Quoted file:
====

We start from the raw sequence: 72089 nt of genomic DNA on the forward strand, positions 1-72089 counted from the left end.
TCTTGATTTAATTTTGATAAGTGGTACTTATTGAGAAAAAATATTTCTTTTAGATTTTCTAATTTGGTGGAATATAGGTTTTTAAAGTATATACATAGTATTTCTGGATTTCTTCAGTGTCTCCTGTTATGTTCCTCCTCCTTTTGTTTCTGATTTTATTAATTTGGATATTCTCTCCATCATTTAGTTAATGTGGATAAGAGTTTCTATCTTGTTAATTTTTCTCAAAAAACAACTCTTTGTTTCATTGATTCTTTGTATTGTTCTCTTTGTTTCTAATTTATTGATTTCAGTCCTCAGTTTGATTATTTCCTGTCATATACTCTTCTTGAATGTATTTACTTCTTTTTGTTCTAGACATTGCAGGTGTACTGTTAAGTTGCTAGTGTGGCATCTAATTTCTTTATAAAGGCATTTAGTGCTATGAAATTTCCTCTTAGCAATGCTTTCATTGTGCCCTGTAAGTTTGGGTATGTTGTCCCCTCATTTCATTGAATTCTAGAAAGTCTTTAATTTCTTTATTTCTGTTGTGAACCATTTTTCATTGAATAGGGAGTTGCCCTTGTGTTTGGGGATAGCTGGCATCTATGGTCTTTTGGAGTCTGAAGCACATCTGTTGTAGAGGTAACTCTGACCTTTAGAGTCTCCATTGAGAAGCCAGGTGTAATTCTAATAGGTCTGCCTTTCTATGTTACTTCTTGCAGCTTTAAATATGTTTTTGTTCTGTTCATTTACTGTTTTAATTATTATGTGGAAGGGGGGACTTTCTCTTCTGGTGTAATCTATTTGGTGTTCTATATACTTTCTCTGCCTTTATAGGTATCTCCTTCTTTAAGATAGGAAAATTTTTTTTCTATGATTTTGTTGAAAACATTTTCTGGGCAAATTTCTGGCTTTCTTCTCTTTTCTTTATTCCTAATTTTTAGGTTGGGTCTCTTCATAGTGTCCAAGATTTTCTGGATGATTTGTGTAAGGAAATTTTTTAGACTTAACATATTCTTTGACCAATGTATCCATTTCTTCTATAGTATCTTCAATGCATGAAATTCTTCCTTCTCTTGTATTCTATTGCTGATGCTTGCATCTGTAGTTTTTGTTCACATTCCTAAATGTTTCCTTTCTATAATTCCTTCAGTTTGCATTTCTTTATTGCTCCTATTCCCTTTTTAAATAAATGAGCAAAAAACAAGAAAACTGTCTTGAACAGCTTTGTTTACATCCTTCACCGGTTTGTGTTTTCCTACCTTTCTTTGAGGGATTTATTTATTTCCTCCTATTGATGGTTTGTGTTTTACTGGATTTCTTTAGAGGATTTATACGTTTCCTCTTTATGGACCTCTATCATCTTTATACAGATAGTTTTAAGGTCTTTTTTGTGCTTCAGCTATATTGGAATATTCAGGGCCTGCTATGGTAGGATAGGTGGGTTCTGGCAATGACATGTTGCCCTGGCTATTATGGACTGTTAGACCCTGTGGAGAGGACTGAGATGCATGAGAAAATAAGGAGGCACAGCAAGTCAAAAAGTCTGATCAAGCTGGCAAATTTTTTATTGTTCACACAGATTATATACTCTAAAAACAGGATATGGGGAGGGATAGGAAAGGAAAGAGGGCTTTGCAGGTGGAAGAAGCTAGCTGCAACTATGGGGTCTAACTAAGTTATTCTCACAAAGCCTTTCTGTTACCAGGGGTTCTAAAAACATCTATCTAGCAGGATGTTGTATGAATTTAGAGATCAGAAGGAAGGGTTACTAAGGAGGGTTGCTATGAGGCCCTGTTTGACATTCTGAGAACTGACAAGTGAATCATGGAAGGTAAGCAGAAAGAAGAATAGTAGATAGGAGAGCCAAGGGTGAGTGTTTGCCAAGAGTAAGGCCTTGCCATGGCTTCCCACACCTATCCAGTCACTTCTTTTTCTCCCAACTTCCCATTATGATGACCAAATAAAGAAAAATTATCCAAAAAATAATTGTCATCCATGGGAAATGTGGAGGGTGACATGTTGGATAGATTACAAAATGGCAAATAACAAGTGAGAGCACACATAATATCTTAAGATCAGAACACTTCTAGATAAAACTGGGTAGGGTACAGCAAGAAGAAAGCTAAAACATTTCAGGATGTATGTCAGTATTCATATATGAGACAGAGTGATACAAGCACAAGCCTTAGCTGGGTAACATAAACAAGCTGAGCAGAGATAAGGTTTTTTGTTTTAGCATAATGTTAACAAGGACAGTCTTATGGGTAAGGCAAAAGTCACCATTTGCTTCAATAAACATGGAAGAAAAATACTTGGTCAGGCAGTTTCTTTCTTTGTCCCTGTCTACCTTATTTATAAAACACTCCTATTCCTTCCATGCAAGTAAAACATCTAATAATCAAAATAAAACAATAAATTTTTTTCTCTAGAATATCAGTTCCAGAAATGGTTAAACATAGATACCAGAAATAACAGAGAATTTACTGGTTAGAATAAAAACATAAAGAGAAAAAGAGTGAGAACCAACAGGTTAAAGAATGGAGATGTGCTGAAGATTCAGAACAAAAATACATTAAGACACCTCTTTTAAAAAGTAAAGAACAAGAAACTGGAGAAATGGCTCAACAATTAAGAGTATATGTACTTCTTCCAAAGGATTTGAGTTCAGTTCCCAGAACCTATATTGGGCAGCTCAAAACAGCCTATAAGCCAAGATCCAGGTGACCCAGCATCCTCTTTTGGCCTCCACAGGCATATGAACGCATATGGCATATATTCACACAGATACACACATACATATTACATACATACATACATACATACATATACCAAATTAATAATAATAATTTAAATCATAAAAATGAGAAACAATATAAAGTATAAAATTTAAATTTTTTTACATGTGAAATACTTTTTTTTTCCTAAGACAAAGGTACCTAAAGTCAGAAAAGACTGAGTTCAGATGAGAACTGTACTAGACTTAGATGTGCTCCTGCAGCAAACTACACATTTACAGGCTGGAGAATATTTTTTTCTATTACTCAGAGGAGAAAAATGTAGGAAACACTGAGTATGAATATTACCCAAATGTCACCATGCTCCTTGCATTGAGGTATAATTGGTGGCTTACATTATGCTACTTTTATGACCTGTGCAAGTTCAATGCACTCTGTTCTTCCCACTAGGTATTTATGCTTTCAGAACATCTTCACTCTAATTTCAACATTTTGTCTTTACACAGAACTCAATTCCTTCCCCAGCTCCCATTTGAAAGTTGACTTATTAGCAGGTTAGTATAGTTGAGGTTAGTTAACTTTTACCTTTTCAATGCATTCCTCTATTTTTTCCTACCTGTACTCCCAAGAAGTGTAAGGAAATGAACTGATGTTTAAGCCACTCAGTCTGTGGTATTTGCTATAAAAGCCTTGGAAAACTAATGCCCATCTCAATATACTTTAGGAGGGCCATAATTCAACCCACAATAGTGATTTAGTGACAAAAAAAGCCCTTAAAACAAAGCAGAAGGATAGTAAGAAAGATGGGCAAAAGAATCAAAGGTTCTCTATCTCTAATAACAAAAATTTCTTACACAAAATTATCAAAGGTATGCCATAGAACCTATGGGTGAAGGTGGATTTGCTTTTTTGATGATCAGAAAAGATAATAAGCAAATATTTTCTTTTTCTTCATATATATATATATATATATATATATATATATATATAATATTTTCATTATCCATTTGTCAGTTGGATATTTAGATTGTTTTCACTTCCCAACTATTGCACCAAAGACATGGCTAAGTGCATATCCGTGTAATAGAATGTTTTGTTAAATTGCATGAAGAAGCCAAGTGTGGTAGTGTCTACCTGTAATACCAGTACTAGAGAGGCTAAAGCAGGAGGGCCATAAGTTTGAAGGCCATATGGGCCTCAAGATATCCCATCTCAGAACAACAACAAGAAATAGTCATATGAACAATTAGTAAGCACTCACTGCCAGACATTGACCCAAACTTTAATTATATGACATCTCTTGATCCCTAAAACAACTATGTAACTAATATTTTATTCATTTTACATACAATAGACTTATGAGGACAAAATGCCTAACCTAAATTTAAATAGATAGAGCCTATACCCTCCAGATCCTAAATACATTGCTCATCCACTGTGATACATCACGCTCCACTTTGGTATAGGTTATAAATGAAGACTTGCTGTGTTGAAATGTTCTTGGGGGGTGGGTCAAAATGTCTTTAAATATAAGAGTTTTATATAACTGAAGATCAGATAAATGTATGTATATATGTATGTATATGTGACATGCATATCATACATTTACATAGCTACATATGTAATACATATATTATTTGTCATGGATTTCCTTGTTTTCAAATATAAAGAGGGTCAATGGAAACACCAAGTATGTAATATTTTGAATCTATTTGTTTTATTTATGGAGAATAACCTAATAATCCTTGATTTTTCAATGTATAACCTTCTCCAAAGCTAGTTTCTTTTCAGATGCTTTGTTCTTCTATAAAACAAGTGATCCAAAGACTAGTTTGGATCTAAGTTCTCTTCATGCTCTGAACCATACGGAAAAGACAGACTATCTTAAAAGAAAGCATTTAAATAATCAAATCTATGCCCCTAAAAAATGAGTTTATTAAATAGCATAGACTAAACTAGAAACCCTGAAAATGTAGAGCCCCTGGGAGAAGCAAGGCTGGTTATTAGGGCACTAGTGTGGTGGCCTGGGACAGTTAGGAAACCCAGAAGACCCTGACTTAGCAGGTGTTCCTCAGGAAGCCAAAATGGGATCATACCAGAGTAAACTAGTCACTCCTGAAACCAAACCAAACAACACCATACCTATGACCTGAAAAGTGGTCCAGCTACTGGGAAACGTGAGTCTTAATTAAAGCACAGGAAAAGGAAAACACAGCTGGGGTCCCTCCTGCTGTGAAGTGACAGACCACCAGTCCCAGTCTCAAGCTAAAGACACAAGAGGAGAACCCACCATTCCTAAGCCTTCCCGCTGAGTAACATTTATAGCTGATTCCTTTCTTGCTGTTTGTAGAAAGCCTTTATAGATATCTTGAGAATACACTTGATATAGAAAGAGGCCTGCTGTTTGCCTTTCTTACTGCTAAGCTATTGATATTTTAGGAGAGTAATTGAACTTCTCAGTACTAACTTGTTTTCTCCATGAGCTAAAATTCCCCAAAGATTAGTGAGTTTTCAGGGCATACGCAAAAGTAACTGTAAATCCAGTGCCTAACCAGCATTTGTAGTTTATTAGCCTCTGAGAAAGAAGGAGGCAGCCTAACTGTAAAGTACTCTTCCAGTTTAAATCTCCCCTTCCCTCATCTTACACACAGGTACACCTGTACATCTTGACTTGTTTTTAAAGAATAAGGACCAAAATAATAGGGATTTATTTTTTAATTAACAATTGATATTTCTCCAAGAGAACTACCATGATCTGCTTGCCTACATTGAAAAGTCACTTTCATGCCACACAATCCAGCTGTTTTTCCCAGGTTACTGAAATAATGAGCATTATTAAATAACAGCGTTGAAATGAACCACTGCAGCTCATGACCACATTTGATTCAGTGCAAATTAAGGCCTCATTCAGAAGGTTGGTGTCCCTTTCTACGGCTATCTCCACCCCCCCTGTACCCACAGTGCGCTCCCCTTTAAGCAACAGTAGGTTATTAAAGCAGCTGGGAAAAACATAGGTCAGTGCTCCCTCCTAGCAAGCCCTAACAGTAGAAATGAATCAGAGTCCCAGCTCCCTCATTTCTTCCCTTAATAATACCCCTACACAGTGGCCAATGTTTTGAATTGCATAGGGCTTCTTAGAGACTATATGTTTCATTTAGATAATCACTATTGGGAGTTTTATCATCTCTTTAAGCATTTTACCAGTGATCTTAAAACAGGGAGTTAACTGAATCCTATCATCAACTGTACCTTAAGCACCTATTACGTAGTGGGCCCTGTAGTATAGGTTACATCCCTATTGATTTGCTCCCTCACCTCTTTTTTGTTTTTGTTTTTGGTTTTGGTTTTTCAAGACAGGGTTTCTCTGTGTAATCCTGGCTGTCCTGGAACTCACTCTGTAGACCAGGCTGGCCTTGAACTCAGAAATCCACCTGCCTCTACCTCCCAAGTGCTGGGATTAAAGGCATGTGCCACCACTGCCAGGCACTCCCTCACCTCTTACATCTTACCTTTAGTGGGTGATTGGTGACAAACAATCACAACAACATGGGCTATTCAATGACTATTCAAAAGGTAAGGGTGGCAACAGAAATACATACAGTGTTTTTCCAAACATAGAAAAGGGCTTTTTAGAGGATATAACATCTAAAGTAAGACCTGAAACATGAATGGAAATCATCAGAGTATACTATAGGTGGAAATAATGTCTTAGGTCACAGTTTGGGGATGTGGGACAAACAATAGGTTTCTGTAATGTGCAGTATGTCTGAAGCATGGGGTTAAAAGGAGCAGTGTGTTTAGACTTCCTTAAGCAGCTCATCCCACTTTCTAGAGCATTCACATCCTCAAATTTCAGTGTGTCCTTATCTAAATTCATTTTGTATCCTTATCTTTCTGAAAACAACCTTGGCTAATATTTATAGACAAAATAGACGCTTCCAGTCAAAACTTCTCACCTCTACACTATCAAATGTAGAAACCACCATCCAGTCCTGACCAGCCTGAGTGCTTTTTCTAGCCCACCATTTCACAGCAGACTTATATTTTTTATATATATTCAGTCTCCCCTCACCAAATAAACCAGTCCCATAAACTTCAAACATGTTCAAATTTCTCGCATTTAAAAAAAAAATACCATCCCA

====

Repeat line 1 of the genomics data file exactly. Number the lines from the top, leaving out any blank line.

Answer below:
We start from the raw sequence: 72089 nt of genomic DNA on the forward strand, positions 1-72089 counted from the left end.